Submitted by olugbenga adesanya on
I agree. There is no silver bullet to feeding Africa. We must exploit all options.

Submitted by mwansa chalwe on
Letters in Africa means; A-- Ambition, F-- Faith, R--Responsblity, I--Integrity, C--Courage, and A--Abundance, quoted Lawrence Mukuka, PHD. The change for Africa today is not the chnage between individuals, "The greatest change for Africa today is the change within each individual from negative mindset the root cause of poverty, corrupation and all other ills to positive mindset the root cause of wealth creation,health,happiness and all positive conditions. Counting more on changing mindsets rather than on financial resources to promote sustainable develpment. "Africa people today are what they think" A lot of people are focusing and thinking about poverty, so do they expect poverty. What you think is what you attract, the a person focuses on poverty the more poverty. Never think about what you dont what in your life to happen to you. The bible says"You reap what you have sown" A thought is a cause and the experince is seed of cause. You cannot change circumstance(POVERTY) without first changing the cause. For years the mindset has worked aganist Africans and giving them unwanted results. The mind was designed by God to work for a person, not a person to work for the mind. If a person thinks negatively or poverty the mind will give poverty because that waht is thinking about. Change is the mindset fisrt. The writer M..........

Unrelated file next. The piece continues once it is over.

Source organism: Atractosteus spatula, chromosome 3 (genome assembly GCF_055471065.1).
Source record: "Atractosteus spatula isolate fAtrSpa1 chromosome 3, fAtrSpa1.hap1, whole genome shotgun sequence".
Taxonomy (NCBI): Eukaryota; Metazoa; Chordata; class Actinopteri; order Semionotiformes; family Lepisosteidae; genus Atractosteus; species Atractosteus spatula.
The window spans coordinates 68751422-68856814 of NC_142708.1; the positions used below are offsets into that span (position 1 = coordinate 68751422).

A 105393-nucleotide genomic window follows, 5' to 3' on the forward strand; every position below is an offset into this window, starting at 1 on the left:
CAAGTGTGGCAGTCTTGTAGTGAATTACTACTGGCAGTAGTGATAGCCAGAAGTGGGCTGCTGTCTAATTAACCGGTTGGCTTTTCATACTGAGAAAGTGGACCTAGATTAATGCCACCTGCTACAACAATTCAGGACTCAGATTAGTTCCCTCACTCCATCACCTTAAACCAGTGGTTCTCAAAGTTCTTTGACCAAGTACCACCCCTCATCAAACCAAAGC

Submitted by olugbenga adesanya on
I agree on mind renewal and of course the need to embrace change in its entirety for Africa to develop.

Submitted by Anonymous on
The "rice revolution" open great opportunities to invest in Africa, and help further growth. I wrote a blog post about it here: http://articlesubmit.info/investing-in-africa